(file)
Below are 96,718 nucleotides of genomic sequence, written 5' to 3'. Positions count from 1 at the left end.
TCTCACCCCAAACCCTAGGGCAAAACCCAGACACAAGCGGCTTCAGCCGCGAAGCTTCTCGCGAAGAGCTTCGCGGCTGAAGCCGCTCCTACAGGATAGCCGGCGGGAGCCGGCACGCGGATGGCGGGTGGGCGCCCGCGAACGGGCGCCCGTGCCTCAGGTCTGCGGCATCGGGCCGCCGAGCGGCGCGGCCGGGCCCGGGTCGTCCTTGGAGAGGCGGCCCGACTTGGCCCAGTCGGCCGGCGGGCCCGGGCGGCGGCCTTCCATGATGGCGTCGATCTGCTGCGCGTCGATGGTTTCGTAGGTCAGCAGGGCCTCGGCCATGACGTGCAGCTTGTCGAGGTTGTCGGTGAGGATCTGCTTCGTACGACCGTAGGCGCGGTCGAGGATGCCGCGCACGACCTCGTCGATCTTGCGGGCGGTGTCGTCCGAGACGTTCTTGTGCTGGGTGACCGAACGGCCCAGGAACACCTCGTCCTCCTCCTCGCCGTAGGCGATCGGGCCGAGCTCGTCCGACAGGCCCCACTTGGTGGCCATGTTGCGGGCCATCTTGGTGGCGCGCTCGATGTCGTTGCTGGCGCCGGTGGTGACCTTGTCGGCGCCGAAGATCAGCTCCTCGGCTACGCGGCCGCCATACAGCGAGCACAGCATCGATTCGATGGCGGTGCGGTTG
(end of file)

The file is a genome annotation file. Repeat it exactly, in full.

Below are 96,718 nucleotides of genomic sequence, written 5' to 3'. Positions count from 1 at the left end.
TCTCACCCCAAACCCTAGGGCAAAACCCAGACACAAGCGGCTTCAGCCGCGAAGCTTCTCGCGAAGAGCTTCGCGGCTGAAGCCGCTCCTACAGGATAGCCGGCGGGAGCCGGCACGCGGATGGCGGGTGGGCGCCCGCGAACGGGCGCCCGTGCCTCAGGTCTGCGGCATCGGGCCGCCGAGCGGCGCGGCCGGGCCCGGGTCGTCCTTGGAGAGGCGGCCCGACTTGGCCCAGTCGGCCGGCGGGCCCGGGCGGCGGCCTTCCATGATGGCGTCGATCTGCTGCGCGTCGATGGTTTCGTAGGTCAGCAGGGCCTCGGCCATGACGTGCAGCTTGTCGAGGTTGTCGGTGAGGATCTGCTTCGTACGACCGTAGGCGCGGTCGAGGATGCCGCGCACGACCTCGTCGATCTTGCGGGCGGTGTCGTCCGAGACGTTCTTGTGCTGGGTGACCGAACGGCCCAGGAACACCTCGTCCTCCTCCTCGCCGTAGGCGATCGGGCCGAGCTCGTCCGACAGGCCCCACTTGGTGGCCATGTTGCGGGCCATCTTGGTGGCGCGCTCGATGTCGTTGCTGGCGCCGGTGGTGACCTTGTCGGCGCCGAAGATCAGCTCCTCGGCTACGCGGCCGCCATACAGCGAGCACAGCATCGATTCGATGGCGGTGCGGTTG